[p2p-hackers] p2p in some place or other

Alen Peacock alenlpeacock at gmail.com
Tue Dec 13 07:41:56 PST 2005

On 12/13/05, Michael Rogers <m.rogers at cs.ucl.ac.uk> wrote:
> Then how about internal motivation: the faster you upload, the faster
> you can download, and the more files you share, the more likely you are
> to be able to upload. I've come up with a half-baked incentive mechanism
> for Gnutella based on these principles:
> http://www.cs.ucl.ac.uk/staff/M.Rogers/gnutella-incentives.html
> No identity mechanism required I'm afraid ;-)

  Neat ideas.  Like you, I'm a big believer in incentive-based decisions.

  I just peaked at your "Cooperation in Decentralized Networks" paper,
and I notice that you do require exchange of public keys,
authentication with those keys, and some sort of history of
reciprocation, no?  This is what I'm talking about when I say
'identity' and 'trust'.  Each node has to be able to positively
certify the identities of other nodes, and what you seem to be
building is essentially a trust system built on top of those strong
identities.  Without the ability to certify node identities, you'd
have a system that was very susceptible to imposter nodes leeching
resources (in the form of reciprocation) that they hadn't earned,

  Perhaps I confused the issue by using the word 'identity,' which in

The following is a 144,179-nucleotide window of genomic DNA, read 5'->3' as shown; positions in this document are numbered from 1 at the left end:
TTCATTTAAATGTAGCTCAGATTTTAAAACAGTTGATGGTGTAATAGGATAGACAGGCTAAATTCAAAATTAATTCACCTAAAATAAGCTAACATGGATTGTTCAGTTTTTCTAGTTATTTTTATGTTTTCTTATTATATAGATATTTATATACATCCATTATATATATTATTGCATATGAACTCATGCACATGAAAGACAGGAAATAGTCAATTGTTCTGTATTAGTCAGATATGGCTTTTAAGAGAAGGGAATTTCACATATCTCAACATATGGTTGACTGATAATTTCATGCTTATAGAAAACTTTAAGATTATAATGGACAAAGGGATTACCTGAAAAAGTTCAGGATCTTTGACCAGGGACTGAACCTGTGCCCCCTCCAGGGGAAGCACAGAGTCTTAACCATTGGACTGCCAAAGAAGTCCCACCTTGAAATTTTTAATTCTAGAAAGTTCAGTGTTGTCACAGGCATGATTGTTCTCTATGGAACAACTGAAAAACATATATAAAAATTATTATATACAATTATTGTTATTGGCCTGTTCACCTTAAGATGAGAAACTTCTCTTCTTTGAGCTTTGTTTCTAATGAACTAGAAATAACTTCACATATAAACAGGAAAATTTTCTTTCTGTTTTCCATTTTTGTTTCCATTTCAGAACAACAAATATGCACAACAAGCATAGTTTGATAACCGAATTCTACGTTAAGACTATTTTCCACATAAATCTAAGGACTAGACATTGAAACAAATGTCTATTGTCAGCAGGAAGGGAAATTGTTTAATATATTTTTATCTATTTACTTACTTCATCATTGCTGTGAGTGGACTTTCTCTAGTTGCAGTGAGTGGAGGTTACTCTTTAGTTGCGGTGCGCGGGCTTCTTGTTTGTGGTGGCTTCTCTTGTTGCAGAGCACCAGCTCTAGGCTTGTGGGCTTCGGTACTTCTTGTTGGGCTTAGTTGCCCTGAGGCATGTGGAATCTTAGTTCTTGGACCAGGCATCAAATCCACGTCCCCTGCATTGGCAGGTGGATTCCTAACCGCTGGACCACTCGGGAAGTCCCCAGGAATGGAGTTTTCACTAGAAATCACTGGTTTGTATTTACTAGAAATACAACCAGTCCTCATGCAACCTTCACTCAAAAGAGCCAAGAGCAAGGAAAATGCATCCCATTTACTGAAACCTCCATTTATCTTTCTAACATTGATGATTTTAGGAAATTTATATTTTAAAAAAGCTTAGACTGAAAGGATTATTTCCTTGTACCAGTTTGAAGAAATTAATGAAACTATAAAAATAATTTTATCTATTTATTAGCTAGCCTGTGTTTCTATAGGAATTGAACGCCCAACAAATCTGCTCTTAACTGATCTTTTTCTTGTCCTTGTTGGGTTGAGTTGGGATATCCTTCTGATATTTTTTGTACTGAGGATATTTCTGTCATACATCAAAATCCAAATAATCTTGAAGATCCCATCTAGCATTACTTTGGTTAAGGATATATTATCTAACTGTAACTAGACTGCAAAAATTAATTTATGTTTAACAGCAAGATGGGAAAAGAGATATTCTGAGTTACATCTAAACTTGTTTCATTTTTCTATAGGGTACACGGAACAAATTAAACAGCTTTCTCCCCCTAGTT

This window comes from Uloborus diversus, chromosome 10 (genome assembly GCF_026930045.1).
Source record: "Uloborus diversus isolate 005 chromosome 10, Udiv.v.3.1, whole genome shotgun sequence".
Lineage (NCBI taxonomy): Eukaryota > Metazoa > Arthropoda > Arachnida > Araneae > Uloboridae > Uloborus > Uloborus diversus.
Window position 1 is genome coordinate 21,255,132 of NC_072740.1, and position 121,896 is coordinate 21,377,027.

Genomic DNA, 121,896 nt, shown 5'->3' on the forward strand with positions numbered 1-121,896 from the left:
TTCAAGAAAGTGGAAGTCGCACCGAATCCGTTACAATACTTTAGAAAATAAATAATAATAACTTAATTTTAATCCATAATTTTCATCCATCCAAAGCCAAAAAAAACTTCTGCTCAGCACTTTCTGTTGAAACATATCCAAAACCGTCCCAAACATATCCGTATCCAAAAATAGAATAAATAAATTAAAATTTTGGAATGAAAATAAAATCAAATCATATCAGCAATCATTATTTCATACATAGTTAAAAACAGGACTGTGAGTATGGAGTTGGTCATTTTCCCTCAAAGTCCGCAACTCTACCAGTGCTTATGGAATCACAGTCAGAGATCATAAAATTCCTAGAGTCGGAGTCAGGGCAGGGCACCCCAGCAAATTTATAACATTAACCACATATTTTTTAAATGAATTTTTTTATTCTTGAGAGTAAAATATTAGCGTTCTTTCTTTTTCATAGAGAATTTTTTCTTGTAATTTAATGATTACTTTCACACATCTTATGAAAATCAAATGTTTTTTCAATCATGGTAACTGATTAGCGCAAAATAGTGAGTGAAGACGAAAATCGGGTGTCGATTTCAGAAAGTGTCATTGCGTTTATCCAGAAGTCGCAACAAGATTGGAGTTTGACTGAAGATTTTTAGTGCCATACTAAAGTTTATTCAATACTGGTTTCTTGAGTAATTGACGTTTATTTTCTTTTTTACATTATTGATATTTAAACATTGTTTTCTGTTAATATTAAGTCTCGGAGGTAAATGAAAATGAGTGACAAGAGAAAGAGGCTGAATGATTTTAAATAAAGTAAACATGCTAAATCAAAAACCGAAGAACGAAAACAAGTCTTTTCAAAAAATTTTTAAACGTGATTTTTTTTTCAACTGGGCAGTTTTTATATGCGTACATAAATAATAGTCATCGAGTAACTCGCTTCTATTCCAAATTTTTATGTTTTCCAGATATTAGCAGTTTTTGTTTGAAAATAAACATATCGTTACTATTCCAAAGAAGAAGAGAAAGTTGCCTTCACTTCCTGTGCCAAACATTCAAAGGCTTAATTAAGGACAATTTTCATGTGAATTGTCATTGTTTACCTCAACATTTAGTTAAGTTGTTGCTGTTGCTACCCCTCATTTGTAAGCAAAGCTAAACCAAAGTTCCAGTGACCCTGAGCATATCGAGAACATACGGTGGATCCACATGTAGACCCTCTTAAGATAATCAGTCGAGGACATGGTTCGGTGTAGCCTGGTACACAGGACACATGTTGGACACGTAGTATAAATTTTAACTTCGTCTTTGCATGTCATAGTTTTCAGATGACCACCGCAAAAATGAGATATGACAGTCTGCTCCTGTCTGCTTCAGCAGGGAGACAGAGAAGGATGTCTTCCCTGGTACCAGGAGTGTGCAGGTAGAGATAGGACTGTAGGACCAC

some circles is used only to talk about the concept of linking a
virtual presence to a meatspace entity.  That isn't what I intended.
What I meant was exactly what you describe: use of assymetric keys to
establish and prove peer IDs, use of those IDs to learn something
about the behavior of other agents in the network, and use of that
knowledge to make appropriate incentive-based decisions.

> >   But, isn't it more interesting to think about building systems that
> > have some fairness guarantees than building ones that don't?
> Define fairness :-) I'm more interested in mutual benefit.

  Well, I don't know if my semantics are standard, but the concept of
'fairness' I was thinking of was one that was purposely broad -- an
umbrella under which 'mutual benefit' is certainly an essential piece.

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